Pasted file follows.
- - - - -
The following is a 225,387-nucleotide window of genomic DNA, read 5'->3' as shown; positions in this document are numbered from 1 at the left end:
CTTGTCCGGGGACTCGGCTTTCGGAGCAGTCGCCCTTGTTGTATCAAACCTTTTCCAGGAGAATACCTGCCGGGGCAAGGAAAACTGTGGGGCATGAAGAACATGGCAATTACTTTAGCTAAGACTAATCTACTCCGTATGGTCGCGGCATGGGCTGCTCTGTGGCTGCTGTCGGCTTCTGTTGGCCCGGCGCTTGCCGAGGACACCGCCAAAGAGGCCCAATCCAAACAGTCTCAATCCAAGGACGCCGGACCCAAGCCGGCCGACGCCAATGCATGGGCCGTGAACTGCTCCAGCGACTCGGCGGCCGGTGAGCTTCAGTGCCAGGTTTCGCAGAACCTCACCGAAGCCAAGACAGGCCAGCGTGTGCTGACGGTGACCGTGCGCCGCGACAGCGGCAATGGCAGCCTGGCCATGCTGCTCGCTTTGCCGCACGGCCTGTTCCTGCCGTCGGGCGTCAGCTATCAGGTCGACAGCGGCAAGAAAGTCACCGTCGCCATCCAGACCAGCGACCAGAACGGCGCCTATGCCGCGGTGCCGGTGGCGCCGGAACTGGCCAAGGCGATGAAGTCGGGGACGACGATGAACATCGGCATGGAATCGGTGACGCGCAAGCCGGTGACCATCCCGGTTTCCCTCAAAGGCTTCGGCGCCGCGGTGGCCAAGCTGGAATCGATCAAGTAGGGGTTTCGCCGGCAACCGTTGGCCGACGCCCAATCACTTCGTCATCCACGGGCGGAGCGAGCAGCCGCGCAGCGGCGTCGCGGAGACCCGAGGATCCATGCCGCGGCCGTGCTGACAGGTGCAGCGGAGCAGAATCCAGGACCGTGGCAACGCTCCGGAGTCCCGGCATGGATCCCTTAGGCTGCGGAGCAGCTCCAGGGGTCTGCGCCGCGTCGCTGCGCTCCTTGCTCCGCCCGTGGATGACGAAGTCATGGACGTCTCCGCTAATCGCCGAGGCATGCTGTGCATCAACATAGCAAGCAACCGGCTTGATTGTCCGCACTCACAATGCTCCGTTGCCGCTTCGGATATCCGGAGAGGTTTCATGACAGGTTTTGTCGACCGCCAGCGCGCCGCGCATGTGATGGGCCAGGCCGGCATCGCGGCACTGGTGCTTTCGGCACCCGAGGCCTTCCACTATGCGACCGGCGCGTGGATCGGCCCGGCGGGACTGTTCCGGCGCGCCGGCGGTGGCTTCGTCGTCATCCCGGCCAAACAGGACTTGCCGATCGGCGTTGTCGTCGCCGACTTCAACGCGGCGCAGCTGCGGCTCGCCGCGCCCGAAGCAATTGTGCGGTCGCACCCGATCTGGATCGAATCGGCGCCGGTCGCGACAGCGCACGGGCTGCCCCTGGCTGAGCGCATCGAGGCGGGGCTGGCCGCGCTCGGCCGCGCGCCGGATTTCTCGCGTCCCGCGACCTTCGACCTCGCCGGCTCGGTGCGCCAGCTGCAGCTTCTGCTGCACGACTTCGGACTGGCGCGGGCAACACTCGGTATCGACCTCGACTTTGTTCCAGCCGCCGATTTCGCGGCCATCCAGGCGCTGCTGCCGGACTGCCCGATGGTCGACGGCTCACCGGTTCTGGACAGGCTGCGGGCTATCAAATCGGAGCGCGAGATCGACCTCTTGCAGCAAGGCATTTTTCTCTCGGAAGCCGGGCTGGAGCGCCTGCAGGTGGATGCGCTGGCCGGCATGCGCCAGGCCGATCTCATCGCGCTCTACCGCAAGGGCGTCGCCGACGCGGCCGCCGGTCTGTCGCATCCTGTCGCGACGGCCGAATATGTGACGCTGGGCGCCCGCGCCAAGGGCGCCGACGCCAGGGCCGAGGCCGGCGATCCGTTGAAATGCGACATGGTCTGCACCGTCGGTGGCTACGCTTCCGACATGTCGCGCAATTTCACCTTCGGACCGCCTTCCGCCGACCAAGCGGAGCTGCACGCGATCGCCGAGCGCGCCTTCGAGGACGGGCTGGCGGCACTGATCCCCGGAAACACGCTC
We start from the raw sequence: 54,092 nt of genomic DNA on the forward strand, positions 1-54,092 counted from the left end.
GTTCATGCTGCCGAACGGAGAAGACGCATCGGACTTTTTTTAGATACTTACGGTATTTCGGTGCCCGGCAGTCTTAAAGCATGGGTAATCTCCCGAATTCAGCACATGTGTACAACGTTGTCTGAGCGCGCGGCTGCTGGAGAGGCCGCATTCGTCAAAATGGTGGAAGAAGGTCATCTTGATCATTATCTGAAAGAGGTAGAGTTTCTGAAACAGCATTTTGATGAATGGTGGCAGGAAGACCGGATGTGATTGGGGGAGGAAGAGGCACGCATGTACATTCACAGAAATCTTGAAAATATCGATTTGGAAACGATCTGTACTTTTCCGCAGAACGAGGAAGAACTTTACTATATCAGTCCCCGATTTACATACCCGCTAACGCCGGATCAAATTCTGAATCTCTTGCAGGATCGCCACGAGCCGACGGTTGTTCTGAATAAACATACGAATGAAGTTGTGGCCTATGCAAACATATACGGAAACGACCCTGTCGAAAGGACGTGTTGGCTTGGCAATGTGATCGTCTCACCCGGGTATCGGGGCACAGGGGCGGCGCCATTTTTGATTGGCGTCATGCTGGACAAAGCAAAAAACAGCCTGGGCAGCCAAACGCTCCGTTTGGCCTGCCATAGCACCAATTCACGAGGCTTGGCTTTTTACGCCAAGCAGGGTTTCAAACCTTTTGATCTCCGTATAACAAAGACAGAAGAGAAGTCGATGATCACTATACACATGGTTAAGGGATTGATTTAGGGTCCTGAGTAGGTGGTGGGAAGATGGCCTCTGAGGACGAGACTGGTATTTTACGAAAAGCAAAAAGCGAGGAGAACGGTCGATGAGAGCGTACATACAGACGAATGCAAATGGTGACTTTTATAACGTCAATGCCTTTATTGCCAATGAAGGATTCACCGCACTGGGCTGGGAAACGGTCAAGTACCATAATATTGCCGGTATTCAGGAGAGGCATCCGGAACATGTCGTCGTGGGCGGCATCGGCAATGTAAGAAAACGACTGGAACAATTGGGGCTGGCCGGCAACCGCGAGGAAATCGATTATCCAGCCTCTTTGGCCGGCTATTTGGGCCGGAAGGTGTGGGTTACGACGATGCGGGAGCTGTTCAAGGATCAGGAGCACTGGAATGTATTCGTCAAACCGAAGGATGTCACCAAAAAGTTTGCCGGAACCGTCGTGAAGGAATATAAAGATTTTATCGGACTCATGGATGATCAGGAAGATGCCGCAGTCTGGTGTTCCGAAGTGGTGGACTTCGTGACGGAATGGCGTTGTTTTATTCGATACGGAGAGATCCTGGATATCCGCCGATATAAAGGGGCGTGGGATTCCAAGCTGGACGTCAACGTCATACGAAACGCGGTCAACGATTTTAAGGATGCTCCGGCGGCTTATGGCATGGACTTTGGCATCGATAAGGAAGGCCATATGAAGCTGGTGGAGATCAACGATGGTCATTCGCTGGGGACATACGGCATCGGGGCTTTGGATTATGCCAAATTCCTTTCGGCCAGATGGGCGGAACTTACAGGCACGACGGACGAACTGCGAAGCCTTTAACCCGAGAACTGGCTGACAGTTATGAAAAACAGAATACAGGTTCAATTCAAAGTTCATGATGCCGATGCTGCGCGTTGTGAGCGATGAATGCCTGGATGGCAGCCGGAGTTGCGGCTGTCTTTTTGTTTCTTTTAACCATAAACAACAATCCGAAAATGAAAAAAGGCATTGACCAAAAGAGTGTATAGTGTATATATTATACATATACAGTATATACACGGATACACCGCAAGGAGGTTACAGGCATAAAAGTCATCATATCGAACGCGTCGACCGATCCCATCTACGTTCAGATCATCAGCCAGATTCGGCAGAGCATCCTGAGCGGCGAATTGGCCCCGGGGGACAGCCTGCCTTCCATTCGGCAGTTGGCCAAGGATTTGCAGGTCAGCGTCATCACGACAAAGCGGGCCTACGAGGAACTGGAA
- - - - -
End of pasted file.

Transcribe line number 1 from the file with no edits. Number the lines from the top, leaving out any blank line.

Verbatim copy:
The following is a 225,387-nucleotide window of genomic DNA, read 5'->3' as shown; positions in this document are numbered from 1 at the left end: